These results provide useful information on beef cattle rearing using cassava pulp and contribute in promoting the utilization of waste (cassava pulp) from cassava factories. Cassava pulp should be used as soon as possible or kept under anaerobic condition because of its low aerobic stability. The physical effective fiber content and nutrient requirements must be noted when diets are formulated with a high cassava pulp ratio.

Figure, table

  1. Table 1. Chemical composition and energy values of cassava pulp, cassava chip and dried brewers' grain

      Cassava pulp Cassava chip§ Dried brewers' grain§
    Mean SD
    DM (%)    18.4     3.9    89.8      91.3
    Crude Protein (%DM)     2.2     0.5     2.3      25
    Ether extract (%DM)     0.4     0.3     0.5       5.7
    Neutral detergent fiber (%DM)    36.0     5.1    10.1      50.7
    Non fibrous carbohydrate (%DM)    59.3     5.4    10.8      83.3
    Hydrocyanic acid (ppm DM)   117    55      -        -
    Calcium (%DM)     0.22     0.07     0.1       0.36
    Phosphorus (%DM)    0.03     0.01     0.1       0.47
    Potassium (%DM)     0.36     0.14     0.92       0.04
    Magnesium (%DM)     0.09     0.02     0.09       0.23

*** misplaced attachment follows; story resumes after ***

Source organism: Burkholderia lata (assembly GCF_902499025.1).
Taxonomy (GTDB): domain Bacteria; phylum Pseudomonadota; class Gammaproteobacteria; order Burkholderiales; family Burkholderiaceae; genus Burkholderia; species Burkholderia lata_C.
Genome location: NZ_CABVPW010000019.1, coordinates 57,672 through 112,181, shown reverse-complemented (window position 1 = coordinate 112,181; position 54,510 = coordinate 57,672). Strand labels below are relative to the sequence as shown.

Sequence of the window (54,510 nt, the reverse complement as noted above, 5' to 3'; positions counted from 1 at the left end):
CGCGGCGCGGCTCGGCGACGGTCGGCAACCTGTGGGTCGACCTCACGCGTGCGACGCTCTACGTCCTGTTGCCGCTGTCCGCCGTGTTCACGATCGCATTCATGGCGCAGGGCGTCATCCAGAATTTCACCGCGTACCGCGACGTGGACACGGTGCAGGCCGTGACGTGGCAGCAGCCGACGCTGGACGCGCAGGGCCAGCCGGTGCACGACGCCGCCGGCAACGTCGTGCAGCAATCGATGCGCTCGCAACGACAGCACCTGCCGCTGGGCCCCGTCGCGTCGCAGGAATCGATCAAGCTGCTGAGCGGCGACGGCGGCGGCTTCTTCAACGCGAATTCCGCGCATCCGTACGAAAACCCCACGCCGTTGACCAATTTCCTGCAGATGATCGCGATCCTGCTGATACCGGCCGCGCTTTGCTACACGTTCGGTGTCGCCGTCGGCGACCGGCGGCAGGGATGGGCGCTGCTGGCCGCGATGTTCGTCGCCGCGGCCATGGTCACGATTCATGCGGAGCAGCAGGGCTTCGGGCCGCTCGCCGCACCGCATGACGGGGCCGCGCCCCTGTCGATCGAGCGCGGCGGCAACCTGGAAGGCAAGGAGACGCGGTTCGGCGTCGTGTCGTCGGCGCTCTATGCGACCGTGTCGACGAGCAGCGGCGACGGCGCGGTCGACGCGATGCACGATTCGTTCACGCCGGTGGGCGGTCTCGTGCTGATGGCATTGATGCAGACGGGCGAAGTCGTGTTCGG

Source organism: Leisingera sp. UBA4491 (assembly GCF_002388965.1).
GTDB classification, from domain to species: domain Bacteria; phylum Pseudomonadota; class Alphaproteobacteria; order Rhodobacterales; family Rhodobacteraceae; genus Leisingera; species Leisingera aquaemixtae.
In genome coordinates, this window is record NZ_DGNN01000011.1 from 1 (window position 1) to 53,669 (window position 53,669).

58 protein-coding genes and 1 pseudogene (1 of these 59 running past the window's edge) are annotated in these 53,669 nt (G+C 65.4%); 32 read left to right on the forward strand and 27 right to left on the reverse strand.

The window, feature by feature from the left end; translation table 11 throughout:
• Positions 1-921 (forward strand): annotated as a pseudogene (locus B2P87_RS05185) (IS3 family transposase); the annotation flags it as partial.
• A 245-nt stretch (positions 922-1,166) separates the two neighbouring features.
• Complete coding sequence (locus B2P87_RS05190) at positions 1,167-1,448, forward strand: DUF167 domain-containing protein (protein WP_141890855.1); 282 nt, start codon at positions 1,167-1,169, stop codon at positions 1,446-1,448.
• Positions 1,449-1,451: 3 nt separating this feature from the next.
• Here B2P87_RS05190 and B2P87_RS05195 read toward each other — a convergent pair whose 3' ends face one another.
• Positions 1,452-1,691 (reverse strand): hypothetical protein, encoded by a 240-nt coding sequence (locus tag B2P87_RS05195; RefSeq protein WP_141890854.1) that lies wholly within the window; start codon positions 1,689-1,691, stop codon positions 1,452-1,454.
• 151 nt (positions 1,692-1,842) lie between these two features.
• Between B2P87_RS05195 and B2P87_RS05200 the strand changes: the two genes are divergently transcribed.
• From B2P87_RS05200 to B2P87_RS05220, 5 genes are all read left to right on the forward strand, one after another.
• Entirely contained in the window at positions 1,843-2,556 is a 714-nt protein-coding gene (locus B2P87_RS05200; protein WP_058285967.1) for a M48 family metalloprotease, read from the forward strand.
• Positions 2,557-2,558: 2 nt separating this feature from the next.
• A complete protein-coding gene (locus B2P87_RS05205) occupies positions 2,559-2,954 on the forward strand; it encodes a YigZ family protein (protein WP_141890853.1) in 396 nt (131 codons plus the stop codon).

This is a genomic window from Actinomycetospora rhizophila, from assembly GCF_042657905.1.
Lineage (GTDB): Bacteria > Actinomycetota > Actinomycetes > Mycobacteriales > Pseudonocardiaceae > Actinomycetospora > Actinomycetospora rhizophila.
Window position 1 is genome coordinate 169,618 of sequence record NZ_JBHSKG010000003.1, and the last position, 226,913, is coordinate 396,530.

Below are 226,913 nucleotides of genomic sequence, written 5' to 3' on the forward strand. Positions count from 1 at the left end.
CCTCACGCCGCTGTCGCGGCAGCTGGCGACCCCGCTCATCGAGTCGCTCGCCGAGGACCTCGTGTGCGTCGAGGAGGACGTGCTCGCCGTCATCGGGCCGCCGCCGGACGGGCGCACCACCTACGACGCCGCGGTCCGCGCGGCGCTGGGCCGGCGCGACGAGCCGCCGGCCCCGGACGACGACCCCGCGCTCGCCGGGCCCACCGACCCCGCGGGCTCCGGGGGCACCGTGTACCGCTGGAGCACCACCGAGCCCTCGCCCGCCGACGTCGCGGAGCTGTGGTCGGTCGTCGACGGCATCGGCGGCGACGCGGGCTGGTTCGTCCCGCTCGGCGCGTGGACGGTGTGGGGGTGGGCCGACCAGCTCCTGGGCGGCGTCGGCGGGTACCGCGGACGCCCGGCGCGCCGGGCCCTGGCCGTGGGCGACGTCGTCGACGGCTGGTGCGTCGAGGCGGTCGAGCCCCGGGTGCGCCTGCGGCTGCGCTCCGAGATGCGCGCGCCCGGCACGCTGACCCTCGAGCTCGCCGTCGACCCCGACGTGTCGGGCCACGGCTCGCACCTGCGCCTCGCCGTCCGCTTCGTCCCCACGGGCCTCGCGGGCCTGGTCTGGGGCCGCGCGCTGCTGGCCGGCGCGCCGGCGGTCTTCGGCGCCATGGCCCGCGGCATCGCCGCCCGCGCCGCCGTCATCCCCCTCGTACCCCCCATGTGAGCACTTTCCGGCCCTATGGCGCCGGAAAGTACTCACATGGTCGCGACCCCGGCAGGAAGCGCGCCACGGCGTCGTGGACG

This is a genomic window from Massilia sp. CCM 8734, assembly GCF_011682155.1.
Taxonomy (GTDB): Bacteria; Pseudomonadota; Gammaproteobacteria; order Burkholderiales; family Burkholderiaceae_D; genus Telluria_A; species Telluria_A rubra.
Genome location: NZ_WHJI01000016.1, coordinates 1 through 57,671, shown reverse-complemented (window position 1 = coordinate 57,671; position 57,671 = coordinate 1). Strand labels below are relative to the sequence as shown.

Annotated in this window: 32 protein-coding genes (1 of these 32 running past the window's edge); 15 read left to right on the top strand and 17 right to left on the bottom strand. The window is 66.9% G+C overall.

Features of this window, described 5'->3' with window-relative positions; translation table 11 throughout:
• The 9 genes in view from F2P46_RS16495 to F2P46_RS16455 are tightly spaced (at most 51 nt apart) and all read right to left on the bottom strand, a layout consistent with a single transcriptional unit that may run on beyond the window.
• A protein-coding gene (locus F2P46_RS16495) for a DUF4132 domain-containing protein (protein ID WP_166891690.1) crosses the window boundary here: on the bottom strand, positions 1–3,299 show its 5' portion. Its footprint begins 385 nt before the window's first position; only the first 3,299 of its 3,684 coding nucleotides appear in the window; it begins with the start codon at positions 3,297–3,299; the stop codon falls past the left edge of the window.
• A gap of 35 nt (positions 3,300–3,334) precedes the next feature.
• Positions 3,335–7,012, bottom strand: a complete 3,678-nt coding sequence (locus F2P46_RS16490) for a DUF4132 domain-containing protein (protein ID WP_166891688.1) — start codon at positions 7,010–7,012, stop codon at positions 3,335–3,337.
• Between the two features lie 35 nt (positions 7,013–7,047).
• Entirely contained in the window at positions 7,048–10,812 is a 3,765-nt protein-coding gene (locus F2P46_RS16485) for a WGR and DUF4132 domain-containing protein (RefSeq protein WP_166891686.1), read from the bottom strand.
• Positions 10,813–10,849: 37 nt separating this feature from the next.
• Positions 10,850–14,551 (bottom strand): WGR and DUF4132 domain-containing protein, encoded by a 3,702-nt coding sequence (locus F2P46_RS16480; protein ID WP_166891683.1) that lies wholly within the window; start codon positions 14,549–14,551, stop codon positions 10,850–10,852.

Total digestible nutrient (%DM)    74.4     0.4    79      70
    Metabolized energy (MJ/kgDM)    11.3     0.1    15.3      11.3

    DM:dry matter, †significant difference among factories (P<0.05)、‡interaction between factory and season (P<0.05), §Data obtained from Nutrient Requirements of Beef Cattle in Indochinese Peninsula (2010)

  2. Table 2. Feed formula, chemical composition and energy value of fermented total mixed ration containing 10, 30 and 50% of cassava pulp (dry matter basis)
      Cassava pulp ratio
      Low Medium High
    Feed formula (DM basis)      
     Cassava pulp 10.0 30.0 50.0
     Rice straw 50.0 30.0 10.0
     Palm Kernel meal 23.5 23.5 23.5
     Soybean meal 5.0 5.0 5.0
     Rice bran 10.0 10.0 10.0
     Urea 0.5 0.5 0.5
     Vitamin & mineral premix 1.0 1.0 1.0
    Chemical composition (%DM)      
     Crude protein 9.9 9.7 9.7
     Ether extract 5.9 5.9 5.9